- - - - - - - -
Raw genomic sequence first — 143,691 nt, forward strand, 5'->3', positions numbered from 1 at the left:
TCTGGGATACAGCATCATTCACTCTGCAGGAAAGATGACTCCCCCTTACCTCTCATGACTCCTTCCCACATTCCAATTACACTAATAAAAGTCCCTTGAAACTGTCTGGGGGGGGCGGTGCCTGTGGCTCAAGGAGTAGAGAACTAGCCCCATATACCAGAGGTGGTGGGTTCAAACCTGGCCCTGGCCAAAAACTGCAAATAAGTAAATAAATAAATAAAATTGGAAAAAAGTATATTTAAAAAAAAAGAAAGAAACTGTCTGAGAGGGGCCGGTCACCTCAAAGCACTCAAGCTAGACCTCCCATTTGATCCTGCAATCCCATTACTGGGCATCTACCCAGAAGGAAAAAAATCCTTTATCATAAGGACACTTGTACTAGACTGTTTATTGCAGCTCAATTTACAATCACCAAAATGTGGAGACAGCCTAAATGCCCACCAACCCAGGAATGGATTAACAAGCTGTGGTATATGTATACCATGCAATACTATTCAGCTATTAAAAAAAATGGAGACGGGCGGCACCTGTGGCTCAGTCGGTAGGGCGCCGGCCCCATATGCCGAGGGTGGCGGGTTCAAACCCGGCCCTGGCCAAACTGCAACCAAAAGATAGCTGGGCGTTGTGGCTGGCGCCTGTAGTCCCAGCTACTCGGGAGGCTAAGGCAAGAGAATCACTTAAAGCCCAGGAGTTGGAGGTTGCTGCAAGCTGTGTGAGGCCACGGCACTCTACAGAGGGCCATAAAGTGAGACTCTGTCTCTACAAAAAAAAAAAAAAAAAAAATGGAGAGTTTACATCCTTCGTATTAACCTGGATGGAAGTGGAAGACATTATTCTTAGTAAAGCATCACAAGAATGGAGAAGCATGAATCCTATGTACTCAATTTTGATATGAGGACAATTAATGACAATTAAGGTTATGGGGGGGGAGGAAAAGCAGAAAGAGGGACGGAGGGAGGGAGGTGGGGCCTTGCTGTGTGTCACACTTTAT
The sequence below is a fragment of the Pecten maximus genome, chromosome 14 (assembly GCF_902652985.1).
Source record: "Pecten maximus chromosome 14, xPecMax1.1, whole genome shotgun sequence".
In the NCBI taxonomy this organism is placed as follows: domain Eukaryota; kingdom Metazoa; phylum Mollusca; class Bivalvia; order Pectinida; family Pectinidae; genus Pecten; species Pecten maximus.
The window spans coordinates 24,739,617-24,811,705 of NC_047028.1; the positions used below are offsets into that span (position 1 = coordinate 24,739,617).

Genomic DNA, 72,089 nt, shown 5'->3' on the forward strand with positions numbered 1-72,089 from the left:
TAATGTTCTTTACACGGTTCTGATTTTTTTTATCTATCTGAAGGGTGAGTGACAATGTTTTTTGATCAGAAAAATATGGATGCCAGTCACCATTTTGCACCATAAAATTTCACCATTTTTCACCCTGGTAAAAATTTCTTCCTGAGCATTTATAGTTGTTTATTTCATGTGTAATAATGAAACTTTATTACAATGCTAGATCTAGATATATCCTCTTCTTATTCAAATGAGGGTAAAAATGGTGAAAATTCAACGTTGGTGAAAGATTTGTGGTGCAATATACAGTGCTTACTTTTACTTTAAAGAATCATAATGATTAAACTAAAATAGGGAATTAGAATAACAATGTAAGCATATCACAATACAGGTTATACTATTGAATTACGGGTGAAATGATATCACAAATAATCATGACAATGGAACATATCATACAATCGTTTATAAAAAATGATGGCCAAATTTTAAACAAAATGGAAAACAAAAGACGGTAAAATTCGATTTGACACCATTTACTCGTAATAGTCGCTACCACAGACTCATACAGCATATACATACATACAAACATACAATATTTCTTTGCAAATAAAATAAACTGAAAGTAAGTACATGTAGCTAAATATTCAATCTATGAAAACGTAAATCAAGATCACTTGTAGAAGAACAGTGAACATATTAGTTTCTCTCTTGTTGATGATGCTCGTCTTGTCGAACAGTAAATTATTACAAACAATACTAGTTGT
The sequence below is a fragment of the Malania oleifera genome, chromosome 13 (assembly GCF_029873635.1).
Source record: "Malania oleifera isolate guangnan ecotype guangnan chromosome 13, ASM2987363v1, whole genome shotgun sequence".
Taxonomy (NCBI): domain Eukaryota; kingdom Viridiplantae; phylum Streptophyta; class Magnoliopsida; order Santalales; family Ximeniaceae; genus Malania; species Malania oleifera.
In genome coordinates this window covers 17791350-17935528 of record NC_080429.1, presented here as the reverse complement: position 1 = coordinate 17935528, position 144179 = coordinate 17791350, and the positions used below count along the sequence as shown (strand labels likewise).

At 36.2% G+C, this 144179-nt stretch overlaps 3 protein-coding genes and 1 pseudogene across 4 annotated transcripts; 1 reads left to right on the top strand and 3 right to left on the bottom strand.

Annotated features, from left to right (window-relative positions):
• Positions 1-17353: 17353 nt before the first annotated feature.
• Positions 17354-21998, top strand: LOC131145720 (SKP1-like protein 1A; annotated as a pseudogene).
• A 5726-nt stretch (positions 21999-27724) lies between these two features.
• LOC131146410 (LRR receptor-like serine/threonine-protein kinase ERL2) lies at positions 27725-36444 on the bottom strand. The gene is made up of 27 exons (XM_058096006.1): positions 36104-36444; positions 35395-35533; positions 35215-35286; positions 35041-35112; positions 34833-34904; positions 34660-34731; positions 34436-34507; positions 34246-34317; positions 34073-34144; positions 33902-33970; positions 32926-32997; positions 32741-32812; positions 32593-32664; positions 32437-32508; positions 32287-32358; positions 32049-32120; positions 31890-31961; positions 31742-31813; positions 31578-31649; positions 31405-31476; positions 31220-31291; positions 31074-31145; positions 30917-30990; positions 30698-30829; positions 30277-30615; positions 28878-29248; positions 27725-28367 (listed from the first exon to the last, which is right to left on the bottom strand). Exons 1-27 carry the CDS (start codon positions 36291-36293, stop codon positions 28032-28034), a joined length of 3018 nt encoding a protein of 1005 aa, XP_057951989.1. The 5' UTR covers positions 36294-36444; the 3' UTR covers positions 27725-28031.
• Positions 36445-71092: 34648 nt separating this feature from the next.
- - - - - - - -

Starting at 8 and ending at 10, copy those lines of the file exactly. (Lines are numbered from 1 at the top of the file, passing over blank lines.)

TAATGTTCTTTACACGGTTCTGATTTTTTTTATCTATCTGAAGGGTGAGTGACAATGTTTTTTGATCAGAAAAATATGGATGCCAGTCACCATTTTGCACCATAAAATTTCACCATTTTTCACCCTGGTAAAAATTTCTTCCTGAGCATTTATAGTTGTTTATTTCATGTGTAATAATGAAACTTTATTACAATGCTAGATCTAGATATATCCTCTTCTTATTCAAATGAGGGTAAAAATGGTGAAAATTCAACGTTGGTGAAAGATTTGTGGTGCAATATACAGTGCTTACTTTTACTTTAAAGAATCATAATGATTAAACTAAAATAGGGAATTAGAATAACAATGTAAGCATATCACAATACAGGTTATACTATTGAATTACGGGTGAAATGATATCACAAATAATCATGACAATGGAACATATCATACAATCGTTTATAAAAAATGATGGCCAAATTTTAAACAAAATGGAAAACAAAAGACGGTAAAATTCGATTTGACACCATTTACTCGTAATAGTCGCTACCACAGACTCATACAGCATATACATACATACAAACATACAATATTTCTTTGCAAATAAAATAAACTGAAAGTAAGTACATGTAGCTAAATATTCAATCTATGAAAACGTAAATCAAGATCACTTGTAGAAGAACAGTGAACATATTAGTTTCTCTCTTGTTGATGATGCTCGTCTTGTCGAACAGTAAATTATTACAAACAATACTAGTTGT
The sequence below is a fragment of the Malania oleifera genome, chromosome 13 (assembly GCF_029873635.1).
Source record: "Malania oleifera isolate guangnan ecotype guangnan chromosome 13, ASM2987363v1, whole genome shotgun sequence".